Author: Mike Mignola
Publisher: Dark Horse Comics
Category: Comics & Graphic Novels
The Descent of the Imagination places Thomas Hardy's writing within the context of nineteenth-century fiction writing as a genre. Moore therefore regards his examination of Hardy's work as a form of archaeology as well as a genealogy of the romantic figure in fiction, from Wordsworth through Hardy. The book provides a new interpretation of Hardy's method of composition and uses new source material that will interest Hardy scholars. It offers an original view of the novelist that argues that his work, especially his later writings, were a deliberate rewriting of romanticism.
Postromantic Culture in the Later Novels of Thomas Hardy
Author: Kevin Z. Moore
Publisher: NYU Press
Category: Literary Criticism
Offers current biological research to explore the qualities of maleness, looking at the role of the all-important Y chromosome, as well as social, environmental, behavioral, and cultural factors.
The Descent of Men
Author: Steve Jones
Publisher: Houghton Mifflin Harcourt
Category: Health & Fitness
This provocative work reveals the origins and development of political theory as it is presently understood—and misunderstood. Tracing the evolution of the field from the nineteenth century to the present, John G. Gunnell shows how current controversies, like those over liberalism or the relationship of theory to practice, are actually the unresolved legacy of a forgotten past. By uncovering this past, Gunnell exposes the forces that animate and structure political theory today. Gunnell reconstructs the evolution of the field by locating it within the broader development of political science and American social science in general. During the behavioral revolution that swept political science in the 1950s, the relationship between political theory and political science changed dramatically, relegating theory to the margins of an increasingly empirical discipline. Gunnell demonstrates that the estrangement of political theory is rooted in a much older quarrel: the authority of knowledge versus political theory is rooted in a much older quarrel: the authority of knowledge versus political authority, academic versus public discourse. By disclosing the origin of this dispute, he opens the way for a clearer understanding of the basis and purpose of political theory. As critical as it is revelatory, this thoughtful book should be read by any one interested in the history of political theory or science—or in the relationship of social science to political practice in the United States.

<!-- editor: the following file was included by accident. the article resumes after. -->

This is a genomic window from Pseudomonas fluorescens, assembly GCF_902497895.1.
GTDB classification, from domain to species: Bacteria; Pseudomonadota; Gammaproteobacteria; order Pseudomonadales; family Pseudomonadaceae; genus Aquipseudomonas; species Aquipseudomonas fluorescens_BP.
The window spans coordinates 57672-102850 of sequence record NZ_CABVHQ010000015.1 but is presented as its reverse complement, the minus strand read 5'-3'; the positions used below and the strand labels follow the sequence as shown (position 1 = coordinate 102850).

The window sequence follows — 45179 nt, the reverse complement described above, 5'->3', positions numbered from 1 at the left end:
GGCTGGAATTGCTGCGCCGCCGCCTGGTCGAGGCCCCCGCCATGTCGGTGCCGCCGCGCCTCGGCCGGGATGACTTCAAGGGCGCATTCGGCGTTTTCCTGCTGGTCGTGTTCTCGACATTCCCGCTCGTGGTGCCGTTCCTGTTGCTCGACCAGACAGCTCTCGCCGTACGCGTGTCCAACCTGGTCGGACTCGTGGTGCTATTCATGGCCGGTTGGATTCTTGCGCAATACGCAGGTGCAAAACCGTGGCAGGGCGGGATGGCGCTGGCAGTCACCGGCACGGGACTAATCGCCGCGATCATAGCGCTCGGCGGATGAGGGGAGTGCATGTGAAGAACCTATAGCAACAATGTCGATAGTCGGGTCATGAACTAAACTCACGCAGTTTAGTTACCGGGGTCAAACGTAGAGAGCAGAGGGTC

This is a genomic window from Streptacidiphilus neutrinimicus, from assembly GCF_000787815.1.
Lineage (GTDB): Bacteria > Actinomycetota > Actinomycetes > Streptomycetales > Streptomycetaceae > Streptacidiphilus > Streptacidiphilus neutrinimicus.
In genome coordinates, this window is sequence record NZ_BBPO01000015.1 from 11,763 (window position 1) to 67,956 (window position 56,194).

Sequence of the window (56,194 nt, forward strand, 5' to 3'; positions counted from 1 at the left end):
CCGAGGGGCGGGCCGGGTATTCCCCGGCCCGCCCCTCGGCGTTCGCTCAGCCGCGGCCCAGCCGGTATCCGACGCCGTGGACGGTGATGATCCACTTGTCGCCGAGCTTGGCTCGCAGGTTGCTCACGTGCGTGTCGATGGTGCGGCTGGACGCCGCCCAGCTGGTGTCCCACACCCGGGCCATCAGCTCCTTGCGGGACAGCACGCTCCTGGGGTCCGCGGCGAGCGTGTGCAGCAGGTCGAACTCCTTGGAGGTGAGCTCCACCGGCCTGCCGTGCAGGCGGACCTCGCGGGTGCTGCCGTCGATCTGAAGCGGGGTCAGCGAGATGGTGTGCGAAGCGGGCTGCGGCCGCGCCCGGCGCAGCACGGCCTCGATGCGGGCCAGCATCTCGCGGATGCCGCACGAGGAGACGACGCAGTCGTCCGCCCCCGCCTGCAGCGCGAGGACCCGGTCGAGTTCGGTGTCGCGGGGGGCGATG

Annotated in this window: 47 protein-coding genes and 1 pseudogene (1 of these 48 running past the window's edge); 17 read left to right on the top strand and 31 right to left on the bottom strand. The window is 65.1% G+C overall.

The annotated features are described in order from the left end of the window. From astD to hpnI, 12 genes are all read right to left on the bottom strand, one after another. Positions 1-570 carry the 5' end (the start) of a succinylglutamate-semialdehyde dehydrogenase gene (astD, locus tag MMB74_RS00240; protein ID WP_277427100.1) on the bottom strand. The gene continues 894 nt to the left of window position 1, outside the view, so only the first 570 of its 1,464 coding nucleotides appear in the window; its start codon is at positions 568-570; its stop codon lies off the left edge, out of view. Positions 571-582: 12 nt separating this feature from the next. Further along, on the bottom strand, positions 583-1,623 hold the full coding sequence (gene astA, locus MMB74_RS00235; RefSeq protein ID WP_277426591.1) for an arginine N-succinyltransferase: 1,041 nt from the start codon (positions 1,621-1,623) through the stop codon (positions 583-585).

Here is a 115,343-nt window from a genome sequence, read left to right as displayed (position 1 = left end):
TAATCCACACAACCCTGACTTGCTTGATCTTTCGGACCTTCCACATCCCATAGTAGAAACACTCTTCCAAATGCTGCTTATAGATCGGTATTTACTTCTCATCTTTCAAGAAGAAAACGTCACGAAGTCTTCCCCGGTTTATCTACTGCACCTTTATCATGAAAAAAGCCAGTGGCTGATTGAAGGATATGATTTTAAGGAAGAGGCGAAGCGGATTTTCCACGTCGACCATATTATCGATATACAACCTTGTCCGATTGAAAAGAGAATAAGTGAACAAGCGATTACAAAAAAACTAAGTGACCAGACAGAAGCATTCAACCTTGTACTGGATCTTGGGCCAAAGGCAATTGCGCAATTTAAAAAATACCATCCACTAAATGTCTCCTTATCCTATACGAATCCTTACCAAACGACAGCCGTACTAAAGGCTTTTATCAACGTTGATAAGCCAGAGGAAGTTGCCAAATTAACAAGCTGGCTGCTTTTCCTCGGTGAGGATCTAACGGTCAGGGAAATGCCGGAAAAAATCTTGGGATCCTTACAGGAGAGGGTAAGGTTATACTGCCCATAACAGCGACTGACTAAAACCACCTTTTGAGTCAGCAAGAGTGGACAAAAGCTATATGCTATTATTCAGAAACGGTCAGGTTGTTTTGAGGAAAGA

The Genealogy of an American Vocation
Author: John G. Gunnell
Publisher: University of Chicago Press
Category: Political Science
Towards a Description of the Terminology, Place, Function and Nature of the Yeridah in Hekhalot Literature
Author: Annelies Kuyt
Publisher: Mohr Siebeck